A fond farewell to the boys of summer
What are we to make of the demise of the resurrected Selma Cloverleafs?
News that the Southeastern League of Professional Baseball has assumed operations of the Cloverleafs was not entirely unexpected. The team, which took the field in 2002 after a 40-year absence, had struggled to build the sort of attendance here that would have made continued play economically feasible.
But it was not to be.
Selma can trace its lineage of professional baseball back to the turn of the century, although the first team to call itself the Cloverleafs did not appear on the scene until 1928. Obviously, times have changed since then.
Baseball is still popular, still viewed by most as the national pastime. But television has changed the game in ways that could not have been imagined when the Babe still shouldered a wooden bat.
Today television even dictates how long the break between innings will be. Many still blame television for the introduction of the designated hitter, considered an anathema to the game’s purists.
But most importantly, perhaps, television has forever changed the mathmatics of the game. Who among us has not secretly wondered why a lifetime .240 hitter is now worth $1 million a year &045;&045; or more &045;&045; while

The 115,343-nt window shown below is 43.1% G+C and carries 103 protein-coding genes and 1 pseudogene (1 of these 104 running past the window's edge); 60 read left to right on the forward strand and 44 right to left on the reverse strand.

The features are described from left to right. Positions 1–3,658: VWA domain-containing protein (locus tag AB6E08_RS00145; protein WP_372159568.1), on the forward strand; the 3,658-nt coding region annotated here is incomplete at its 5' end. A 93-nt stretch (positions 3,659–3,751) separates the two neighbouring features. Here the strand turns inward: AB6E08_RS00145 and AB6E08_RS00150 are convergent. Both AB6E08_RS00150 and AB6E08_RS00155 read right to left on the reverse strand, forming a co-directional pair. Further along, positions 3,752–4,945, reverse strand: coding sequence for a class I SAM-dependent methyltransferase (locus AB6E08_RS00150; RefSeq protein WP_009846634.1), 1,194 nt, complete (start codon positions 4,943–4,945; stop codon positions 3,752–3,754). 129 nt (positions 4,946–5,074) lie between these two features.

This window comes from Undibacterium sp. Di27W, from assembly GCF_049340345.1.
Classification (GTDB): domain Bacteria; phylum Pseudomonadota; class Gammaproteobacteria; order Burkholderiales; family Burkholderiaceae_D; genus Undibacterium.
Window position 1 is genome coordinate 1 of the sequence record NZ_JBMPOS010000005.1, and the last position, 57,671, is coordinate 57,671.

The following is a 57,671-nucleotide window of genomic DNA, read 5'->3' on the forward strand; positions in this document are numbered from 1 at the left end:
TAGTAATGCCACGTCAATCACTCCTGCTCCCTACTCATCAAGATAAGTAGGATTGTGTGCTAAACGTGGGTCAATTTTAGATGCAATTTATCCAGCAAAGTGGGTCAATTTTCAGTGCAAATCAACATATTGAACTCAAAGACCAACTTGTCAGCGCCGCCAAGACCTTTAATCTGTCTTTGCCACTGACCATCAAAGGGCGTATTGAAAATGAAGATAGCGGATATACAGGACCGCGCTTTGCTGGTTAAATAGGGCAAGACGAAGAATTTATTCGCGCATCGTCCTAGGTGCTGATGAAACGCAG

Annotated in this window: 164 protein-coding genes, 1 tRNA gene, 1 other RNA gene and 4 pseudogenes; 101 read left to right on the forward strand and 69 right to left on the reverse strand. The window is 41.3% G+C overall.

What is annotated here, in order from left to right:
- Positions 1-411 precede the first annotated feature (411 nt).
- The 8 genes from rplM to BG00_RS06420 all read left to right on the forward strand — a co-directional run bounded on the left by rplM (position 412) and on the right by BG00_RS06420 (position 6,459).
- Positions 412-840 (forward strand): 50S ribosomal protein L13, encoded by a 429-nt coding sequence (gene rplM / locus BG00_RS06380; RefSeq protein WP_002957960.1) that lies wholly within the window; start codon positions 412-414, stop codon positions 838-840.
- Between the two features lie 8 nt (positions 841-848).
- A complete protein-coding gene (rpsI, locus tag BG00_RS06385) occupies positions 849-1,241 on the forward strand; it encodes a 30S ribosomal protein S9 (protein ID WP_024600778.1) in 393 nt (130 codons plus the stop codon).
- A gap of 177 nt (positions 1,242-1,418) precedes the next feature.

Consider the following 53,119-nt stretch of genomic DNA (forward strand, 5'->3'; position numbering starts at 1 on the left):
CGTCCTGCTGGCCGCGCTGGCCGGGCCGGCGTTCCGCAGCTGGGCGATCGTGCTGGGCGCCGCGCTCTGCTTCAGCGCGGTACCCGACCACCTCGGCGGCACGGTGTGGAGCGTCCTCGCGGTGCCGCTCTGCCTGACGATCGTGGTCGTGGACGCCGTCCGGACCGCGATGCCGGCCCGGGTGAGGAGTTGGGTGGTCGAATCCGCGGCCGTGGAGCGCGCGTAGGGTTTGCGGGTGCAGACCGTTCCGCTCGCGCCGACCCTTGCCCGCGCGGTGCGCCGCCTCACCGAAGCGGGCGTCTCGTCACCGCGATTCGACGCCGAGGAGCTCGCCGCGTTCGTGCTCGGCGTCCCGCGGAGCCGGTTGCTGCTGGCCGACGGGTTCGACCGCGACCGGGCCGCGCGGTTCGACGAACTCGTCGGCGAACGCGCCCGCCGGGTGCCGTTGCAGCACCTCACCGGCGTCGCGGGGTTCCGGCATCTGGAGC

teachers and policemen continue to be paid $30,000 or less. Sometimes much less.
Have times really changed so much? Or has the national pastime somehow lost touch with the people who sit in the stands?
When the Cloverleafs debuted last year, in fact, it was billed as &uot;baseball the way it was meant to be played, when they still played for the love of the game.&uot; Certainly that was true as far as the Cloverleafs’ players were concerned.
But the young men who took the field for the Cloverleafs didn’t sign on for the money &045;&045; there was little enough of that to go around. Most probably signed on for a shot &045;&045; no matter how long, no matter how unlikely &045;&045; at The Show, which is how players describe the spectacle that is part of playing in the major leagues.
Only someone who has ever nursed that dream can say whether it is worth fighting the incredibly long odds that must be overcome in order to make it a reality.
One thing the former owners of the Cloverleafs will no doubt attest to, however, is that it takes more than dreams to run a baseball team. It takes money.
Selma did not have the economic base to support such a venture in today’s marketplace. And perhaps that is the lesson we should take from the dream that was the Selma Cloverleafs. Perhaps we should review our economic development efforts in other areas in light of what happened to the boys of summer.